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Exposure and Metering

Lesson 5 from: FAST CLASS: Nature and Landscape Photography

John Greengo

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Lesson Info

5. Exposure and Metering

Next Lesson: Exposure Modes

Lesson Info

Exposure and Metering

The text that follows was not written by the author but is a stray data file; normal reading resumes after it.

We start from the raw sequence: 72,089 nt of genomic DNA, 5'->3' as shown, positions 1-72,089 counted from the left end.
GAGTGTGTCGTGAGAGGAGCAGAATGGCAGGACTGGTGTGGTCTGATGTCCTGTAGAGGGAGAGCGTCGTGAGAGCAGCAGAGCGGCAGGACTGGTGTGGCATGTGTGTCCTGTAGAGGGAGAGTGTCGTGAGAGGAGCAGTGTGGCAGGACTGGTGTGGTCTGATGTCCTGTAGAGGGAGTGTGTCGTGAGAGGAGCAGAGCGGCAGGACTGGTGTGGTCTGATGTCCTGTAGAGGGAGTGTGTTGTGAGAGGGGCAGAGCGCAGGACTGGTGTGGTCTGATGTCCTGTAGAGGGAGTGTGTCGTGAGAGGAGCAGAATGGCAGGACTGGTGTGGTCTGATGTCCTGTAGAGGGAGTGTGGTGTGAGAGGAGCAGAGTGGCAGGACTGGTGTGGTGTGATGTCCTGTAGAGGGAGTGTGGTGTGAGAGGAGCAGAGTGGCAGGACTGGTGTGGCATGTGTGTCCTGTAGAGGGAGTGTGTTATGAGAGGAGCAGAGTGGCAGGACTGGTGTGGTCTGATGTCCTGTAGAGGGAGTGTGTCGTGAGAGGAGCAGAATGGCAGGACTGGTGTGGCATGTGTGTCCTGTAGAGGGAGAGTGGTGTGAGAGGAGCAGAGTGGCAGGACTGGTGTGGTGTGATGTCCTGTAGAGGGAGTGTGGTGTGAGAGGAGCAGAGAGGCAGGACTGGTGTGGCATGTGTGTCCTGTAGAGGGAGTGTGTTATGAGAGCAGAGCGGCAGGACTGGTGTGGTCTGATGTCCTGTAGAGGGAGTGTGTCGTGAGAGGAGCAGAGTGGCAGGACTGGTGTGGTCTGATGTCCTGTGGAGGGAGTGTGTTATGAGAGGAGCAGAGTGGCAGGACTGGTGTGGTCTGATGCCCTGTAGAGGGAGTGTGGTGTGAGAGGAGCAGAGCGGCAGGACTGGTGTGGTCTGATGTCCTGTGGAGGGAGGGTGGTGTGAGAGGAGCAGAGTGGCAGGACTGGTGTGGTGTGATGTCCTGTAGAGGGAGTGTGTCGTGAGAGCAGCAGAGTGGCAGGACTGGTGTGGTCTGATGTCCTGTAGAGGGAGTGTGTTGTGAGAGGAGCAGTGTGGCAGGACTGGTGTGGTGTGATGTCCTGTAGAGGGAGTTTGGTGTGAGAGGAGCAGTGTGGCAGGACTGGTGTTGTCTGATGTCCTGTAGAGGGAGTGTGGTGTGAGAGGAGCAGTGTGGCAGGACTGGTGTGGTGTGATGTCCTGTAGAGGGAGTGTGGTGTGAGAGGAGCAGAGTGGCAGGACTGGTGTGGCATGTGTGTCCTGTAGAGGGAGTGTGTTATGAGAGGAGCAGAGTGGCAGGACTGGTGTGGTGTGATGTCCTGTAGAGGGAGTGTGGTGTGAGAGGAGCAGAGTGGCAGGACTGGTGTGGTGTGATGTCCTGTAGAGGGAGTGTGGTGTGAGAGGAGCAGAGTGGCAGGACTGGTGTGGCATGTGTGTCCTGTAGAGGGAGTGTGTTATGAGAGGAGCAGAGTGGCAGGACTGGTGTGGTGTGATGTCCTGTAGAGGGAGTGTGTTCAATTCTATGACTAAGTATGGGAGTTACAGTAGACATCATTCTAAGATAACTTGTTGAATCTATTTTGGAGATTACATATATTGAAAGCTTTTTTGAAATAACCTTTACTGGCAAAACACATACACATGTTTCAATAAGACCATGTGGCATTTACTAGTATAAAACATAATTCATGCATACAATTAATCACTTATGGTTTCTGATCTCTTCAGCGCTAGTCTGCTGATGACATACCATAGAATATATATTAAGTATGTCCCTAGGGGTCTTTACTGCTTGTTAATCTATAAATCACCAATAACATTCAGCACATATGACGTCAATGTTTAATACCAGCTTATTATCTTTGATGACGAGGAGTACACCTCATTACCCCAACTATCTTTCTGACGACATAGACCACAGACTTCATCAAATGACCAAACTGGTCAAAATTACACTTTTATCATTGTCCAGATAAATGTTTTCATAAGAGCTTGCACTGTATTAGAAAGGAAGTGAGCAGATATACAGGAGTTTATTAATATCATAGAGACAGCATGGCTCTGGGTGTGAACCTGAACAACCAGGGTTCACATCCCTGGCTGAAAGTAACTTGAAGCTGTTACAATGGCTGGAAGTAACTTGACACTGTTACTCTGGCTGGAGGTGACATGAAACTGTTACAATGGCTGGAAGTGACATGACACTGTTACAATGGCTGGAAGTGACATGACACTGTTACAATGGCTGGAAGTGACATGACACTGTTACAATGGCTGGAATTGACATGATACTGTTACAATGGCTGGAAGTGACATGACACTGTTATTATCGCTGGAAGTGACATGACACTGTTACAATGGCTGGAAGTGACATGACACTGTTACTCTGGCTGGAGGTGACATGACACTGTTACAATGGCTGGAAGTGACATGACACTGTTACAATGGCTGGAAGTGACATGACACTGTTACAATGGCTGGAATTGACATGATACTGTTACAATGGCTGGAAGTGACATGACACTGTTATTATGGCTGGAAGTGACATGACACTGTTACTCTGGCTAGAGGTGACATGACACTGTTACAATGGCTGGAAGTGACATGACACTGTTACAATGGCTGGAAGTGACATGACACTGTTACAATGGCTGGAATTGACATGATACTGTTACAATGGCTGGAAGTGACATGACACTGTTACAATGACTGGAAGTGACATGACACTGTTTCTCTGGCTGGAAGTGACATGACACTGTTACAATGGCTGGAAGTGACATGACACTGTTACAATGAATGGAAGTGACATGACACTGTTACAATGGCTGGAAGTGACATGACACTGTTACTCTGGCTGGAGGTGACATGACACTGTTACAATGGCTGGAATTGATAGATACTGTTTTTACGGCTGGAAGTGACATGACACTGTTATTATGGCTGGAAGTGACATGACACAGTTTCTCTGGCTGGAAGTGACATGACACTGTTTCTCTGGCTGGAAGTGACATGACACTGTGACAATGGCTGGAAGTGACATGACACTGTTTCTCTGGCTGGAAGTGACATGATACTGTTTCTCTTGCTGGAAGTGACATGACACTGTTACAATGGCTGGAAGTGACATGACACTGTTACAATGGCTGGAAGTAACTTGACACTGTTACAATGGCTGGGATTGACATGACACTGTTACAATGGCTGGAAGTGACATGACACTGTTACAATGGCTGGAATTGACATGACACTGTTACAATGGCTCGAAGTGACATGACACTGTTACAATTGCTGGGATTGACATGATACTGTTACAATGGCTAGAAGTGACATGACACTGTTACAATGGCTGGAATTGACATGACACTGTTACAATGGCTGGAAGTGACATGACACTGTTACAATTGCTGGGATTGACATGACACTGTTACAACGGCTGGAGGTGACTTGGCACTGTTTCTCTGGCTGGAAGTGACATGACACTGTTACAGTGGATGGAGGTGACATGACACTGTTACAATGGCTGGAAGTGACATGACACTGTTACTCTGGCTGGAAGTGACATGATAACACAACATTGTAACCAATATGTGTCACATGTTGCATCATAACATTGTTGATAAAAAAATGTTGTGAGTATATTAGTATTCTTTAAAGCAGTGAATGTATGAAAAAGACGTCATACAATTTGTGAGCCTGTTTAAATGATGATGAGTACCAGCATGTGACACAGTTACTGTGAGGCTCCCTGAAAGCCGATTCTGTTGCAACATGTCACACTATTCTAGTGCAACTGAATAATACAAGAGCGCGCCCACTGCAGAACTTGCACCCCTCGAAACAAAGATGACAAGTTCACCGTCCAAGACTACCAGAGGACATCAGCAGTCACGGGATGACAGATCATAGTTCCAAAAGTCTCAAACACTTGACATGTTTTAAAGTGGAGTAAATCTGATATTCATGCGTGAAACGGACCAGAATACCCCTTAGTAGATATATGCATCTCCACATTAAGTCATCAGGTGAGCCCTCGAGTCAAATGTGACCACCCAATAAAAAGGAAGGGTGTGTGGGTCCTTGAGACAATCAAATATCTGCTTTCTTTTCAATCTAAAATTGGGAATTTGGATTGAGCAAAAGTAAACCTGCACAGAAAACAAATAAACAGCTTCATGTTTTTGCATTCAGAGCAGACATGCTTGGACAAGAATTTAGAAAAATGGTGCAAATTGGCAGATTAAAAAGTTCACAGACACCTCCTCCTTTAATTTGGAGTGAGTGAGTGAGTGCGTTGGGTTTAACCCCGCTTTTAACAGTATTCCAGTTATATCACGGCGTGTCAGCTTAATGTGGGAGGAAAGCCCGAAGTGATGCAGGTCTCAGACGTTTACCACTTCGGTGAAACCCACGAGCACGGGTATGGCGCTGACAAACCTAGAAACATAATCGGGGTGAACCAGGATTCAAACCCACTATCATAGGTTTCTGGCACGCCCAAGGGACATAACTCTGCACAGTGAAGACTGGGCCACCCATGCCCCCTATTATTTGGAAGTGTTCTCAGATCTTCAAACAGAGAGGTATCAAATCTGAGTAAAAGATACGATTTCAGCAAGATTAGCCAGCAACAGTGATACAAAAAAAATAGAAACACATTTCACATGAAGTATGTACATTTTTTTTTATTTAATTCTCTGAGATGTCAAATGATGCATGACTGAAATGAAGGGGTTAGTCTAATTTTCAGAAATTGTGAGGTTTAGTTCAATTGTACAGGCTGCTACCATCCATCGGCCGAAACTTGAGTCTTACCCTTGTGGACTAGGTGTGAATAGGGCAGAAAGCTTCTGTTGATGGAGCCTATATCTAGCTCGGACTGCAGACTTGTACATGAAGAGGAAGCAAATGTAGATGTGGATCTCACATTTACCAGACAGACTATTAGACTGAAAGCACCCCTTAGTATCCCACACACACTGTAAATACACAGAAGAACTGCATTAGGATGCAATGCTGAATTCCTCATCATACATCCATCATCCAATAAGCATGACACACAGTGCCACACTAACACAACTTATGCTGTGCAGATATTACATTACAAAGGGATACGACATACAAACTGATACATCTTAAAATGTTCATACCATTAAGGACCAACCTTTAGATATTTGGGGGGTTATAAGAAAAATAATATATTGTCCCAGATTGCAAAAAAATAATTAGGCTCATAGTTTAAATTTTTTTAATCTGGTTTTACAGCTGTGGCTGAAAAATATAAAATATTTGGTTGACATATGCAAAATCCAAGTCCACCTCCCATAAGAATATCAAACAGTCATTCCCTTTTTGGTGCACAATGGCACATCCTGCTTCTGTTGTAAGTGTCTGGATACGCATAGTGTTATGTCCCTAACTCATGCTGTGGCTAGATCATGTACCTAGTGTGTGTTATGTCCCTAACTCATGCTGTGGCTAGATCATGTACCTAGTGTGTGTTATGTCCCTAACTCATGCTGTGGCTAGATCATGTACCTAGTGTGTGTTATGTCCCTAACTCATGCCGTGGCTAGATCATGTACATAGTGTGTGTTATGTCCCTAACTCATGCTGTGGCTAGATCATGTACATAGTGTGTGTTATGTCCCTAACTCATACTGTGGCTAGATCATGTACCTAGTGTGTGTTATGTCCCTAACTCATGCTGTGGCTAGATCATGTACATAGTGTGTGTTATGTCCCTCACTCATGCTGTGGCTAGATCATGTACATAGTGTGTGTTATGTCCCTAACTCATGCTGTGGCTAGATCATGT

So we are gonna jump into a new section now and this is on exposure. So we're gonna get the whole exposure thing, have hopefully gotten the equipment thing behind us. We got that fairly well figured out for exposure. There's a lot of different things involved. Let's start with the metering system in the camera. Most cameras, they're gonna have to three, maybe four metering systems on how it reads like and the symbols that they use are slightly different. But we have in general multi segment, which reads wide area center, weighted more towards the middle in spot very much in the middle. So the traditional system is the center weighted metering system, and what this is is is it's looking at the middle 60% of the frame, and it's heavily weighted toe what's going on right in the middle of the frame. And this is the system that we had on cameras for many many years. Photographers wanted something more precise, and so we got spot meters and the landscape photographers like spot meters becaus...